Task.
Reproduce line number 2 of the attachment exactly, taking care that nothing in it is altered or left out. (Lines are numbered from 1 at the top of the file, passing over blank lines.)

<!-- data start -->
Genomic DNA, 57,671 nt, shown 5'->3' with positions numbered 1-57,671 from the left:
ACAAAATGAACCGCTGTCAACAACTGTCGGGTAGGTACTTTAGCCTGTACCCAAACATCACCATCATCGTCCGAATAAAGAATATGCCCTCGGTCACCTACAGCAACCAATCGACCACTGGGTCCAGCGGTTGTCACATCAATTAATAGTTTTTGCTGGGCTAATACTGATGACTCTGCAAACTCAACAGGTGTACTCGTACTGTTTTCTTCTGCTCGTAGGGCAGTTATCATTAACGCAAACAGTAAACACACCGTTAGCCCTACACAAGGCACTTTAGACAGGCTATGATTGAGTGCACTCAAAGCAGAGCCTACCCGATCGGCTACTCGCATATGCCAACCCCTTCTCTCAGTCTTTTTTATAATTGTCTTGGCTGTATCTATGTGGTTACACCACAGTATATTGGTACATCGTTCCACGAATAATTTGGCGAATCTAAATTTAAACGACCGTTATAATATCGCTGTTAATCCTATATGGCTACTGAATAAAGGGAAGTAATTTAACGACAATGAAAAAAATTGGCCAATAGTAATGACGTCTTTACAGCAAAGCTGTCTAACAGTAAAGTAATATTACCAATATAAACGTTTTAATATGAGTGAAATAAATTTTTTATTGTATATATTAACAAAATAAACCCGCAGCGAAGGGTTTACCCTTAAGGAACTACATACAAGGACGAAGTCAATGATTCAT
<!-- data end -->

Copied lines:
ACAAAATGAACCGCTGTCAACAACTGTCGGGTAGGTACTTTAGCCTGTACCCAAACATCACCATCATCGTCCGAATAAAGAATATGCCCTCGGTCACCTACAGCAACCAATCGACCACTGGGTCCAGCGGTTGTCACATCAATTAATAGTTTTTGCTGGGCTAATACTGATGACTCTGCAAACTCAACAGGTGTACTCGTACTGTTTTCTTCTGCTCGTAGGGCAGTTATCATTAACGCAAACAGTAAACACACCGTTAGCCCTACACAAGGCACTTTAGACAGGCTATGATTGAGTGCACTCAAAGCAGAGCCTACCCGATCGGCTACTCGCATATGCCAACCCCTTCTCTCAGTCTTTTTTATAATTGTCTTGGCTGTATCTATGTGGTTACACCACAGTATATTGGTACATCGTTCCACGAATAATTTGGCGAATCTAAATTTAAACGACCGTTATAATATCGCTGTTAATCCTATATGGCTACTGAATAAAGGGAAGTAATTTAACGACAATGAAAAAAATTGGCCAATAGTAATGACGTCTTTACAGCAAAGCTGTCTAACAGTAAAGTAATATTACCAATATAAACGTTTTAATATGAGTGAAATAAATTTTTTATTGTATATATTAACAAAATAAACCCGCAGCGAAGGGTTTACCCTTAAGGAACTACATACAAGGACGAAGTCAATGATTCAT